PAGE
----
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Physiological Role of Thiamine
- The biologically active form of Thiamine is known as Thiamine pyrophosphate or TPP.
- It acts as a Coenzyme in the following reactions:
1. Pyruvate dehydrogenase
- Thiamine pyrophosphate (TPP) is used in oxidative decarboxylation of alpha keto acids, e.g. pyruvate dehydrogenase catalyzes the breakdown of Pyruvate, to Acetyl CoA, and carbon dioxide.
2. Alpha ketoglutarate dehydrogenase
- Another similar biochemical reaction that requires TPP is the Oxidative decarboxylation of alpha ketoglutarate to succinyl CoA and CO2 in Citric acid cycle.
- The second group of enzymes that use TPP as co-enzyme are the transketolases in the Hexose monophosphate shunt pathway (HMP) of glucose.
- The main role of Thiamine pyrophosphate (TPP) is in carbohydrate metabolism.
- So, the requirement of Thiamine is increased along with higher intake of carbohydrates.
Deficiency Manifestations of Thiamine
- The oxidative decarboxylation of Pyruvate and alpha ketoglutarate play a major role in energy metabolism of most of the cells especially in the tissues of the nervous system.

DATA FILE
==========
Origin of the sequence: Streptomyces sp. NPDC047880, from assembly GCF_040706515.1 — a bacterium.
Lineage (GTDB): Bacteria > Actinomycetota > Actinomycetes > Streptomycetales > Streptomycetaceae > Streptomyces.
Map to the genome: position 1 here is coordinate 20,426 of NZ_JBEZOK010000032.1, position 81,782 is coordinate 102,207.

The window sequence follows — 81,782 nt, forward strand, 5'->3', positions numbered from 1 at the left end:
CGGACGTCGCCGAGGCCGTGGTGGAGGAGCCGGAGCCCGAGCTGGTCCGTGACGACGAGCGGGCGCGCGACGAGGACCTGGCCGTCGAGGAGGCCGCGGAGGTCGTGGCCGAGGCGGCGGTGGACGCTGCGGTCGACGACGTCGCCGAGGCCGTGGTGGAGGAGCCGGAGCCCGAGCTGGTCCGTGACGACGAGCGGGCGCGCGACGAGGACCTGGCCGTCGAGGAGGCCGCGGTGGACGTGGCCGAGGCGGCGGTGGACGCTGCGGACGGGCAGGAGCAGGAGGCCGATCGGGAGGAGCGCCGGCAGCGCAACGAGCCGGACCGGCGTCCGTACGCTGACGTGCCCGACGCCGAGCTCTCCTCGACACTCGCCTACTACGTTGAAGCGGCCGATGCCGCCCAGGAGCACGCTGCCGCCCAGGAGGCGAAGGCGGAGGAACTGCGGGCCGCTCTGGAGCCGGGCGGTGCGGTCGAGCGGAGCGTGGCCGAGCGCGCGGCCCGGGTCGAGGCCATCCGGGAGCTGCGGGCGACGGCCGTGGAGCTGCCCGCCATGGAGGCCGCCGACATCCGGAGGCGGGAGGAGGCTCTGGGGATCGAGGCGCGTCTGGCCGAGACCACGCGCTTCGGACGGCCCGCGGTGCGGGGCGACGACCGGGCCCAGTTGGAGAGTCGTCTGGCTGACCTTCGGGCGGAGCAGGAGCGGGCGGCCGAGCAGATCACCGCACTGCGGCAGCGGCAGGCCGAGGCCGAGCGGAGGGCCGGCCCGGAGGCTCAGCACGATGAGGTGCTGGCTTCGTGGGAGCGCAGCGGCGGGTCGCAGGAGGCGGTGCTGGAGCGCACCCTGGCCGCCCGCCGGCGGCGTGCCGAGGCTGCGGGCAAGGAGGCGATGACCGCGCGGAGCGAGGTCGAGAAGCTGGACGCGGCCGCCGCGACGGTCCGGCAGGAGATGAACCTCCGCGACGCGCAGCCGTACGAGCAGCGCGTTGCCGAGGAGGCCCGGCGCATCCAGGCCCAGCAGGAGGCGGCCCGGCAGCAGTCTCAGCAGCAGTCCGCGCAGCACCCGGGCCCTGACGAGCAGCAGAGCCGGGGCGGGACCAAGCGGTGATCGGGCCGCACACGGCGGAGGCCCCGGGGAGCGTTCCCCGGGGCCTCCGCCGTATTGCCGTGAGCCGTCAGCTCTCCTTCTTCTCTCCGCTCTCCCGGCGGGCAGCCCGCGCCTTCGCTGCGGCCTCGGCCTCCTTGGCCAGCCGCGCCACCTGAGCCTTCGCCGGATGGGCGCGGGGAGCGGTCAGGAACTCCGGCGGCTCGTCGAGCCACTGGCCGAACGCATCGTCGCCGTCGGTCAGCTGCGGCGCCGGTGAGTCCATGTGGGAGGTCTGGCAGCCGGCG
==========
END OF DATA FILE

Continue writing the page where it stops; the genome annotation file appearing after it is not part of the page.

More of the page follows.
- In Thiamine deficiency, the activity reactions that are catalyzed by the two dehydrogenases is decreased.
- This results in the decreased production of ATP and impaired cellular function.
- The deficiency of Thiamine may be manifested as a disease called as Beriberi.
- Beriberi is a severe Thiamine deficiency syndrome found among Asians where rice is a staple food, especially if eating well-polished rice where Thiamine has been removed.
- Early symptoms are anorexia, dyspepsia, heaviness and weakness.
- The early symptoms are anorexia, dyspepsia, heaviness and weakness.
- Subjects feel weak and get easily exhausted.
- Different types are:
- Wet Beriberi
- Dry Beriberi
- Infantile Beriberi
- Wernicke-Korsakoff Syndrome
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